Knowledge of French cooking has contributed significantly to Western cuisines and its criteria are used in Western cookery school boards and culinary education. In November 2010, French gastronomy was added by UNESCO to its lists of the world's "intangible cultural heritage".
A typical French meal often consists of three courses, hors d'œuvre or entrée (introductory course, sometimes soup), plat principal (main course), fromage (cheese course) and/or dessert, sometimes with a salad offered before the cheese or dessert.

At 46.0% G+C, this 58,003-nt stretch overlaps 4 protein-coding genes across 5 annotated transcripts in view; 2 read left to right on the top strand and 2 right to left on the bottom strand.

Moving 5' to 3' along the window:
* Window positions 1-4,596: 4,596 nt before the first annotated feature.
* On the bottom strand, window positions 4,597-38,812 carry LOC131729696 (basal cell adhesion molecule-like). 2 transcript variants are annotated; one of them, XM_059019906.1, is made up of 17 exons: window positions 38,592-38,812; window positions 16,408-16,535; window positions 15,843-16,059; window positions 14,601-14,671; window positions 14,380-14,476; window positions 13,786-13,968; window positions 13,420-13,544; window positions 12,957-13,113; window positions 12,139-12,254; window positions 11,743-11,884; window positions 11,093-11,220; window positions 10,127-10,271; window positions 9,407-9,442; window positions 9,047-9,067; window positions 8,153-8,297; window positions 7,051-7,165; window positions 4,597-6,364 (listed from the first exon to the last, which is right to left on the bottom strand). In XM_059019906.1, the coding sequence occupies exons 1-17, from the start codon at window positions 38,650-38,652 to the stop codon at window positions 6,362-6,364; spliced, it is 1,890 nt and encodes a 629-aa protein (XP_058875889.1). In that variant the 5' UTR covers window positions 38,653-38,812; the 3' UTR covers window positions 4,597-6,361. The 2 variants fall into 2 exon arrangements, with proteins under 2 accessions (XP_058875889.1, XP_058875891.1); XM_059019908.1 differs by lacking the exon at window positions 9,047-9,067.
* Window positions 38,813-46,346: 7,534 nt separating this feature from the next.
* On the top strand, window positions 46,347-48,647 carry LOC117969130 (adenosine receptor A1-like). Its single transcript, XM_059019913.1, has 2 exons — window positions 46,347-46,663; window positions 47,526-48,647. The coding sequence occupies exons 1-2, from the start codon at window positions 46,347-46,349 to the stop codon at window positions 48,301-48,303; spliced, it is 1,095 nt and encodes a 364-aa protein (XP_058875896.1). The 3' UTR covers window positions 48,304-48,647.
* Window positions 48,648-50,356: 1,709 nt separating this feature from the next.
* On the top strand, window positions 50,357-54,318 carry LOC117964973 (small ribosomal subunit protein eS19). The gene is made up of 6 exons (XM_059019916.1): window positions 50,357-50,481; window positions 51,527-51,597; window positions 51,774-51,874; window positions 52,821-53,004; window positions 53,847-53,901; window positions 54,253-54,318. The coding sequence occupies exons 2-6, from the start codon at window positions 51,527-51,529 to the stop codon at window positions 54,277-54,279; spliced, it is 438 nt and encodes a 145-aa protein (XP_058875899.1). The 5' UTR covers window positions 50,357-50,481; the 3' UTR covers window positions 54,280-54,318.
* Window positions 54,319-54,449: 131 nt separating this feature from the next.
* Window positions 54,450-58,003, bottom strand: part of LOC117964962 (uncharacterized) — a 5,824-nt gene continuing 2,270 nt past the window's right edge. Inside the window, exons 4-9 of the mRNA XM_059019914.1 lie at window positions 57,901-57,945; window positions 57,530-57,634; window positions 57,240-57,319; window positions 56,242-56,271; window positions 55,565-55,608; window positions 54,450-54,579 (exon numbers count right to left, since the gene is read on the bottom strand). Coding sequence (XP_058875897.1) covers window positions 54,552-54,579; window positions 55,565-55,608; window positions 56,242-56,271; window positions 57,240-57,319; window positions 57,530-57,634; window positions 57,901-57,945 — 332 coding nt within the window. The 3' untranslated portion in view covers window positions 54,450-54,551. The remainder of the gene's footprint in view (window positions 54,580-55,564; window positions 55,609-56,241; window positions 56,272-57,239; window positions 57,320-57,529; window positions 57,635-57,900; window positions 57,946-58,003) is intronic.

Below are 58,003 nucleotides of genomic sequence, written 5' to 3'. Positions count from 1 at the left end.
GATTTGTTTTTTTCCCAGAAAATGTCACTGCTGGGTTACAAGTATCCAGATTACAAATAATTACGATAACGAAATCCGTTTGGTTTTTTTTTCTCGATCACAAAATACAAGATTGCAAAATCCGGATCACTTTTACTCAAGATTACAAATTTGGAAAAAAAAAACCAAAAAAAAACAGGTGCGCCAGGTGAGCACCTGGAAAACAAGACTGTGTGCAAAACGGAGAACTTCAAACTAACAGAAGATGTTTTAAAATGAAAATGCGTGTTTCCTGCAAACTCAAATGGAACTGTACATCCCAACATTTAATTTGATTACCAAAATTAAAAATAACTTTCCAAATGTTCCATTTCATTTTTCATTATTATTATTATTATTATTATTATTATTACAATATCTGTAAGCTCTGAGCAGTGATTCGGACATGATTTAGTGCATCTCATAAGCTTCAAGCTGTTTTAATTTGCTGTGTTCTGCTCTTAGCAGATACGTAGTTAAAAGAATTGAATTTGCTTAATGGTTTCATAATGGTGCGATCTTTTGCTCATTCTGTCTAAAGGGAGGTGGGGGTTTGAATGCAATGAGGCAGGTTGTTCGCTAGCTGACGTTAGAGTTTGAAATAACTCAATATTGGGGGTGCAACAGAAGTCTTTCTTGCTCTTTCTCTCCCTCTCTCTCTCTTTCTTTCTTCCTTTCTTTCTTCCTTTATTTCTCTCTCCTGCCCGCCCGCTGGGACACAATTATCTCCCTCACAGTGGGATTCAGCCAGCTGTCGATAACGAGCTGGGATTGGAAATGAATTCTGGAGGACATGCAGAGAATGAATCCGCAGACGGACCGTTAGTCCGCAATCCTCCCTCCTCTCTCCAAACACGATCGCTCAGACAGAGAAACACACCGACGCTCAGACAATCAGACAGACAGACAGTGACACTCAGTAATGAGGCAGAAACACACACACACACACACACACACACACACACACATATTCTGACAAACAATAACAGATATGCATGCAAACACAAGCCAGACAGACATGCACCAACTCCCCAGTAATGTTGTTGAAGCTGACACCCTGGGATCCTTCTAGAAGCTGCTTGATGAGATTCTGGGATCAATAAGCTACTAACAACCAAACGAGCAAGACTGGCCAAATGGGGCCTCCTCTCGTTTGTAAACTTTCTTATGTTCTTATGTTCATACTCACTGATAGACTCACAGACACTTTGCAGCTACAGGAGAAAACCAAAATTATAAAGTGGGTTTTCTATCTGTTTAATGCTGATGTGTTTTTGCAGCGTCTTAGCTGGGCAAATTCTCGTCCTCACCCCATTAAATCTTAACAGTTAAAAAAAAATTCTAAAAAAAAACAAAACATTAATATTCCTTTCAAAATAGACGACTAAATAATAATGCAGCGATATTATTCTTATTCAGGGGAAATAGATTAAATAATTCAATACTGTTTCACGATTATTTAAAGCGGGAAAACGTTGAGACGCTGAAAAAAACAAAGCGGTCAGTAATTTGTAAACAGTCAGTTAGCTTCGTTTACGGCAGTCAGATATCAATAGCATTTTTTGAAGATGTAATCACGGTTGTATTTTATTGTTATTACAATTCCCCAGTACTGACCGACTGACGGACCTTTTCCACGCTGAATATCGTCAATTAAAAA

French regional cuisines use locally grown vegetables such as potato, wheat, beans, carrot, leek, turnip, zucchini and fungi such as truffle, mushrooms, chanterelle and porcini. Common fruits include oranges, peaches, apricots, apples, pears, plums, cherries, strawberries, raspberries, blackberries and grapes. Varieties of meat consumed include chicken, squab, turkey, duck, goose, beef, pork, lamb and rabbit. Commonly consumed fish and seafood include cod, sardines, tuna, salmon, trout, herring and oysters. Eggs are often eaten as omelettes, hard-boiled with mayonnaise or scrambled plain. Pastries are a large part of French cooking. Cheese and wine are also a major part of the cuisine, being perhaps the most famous of all.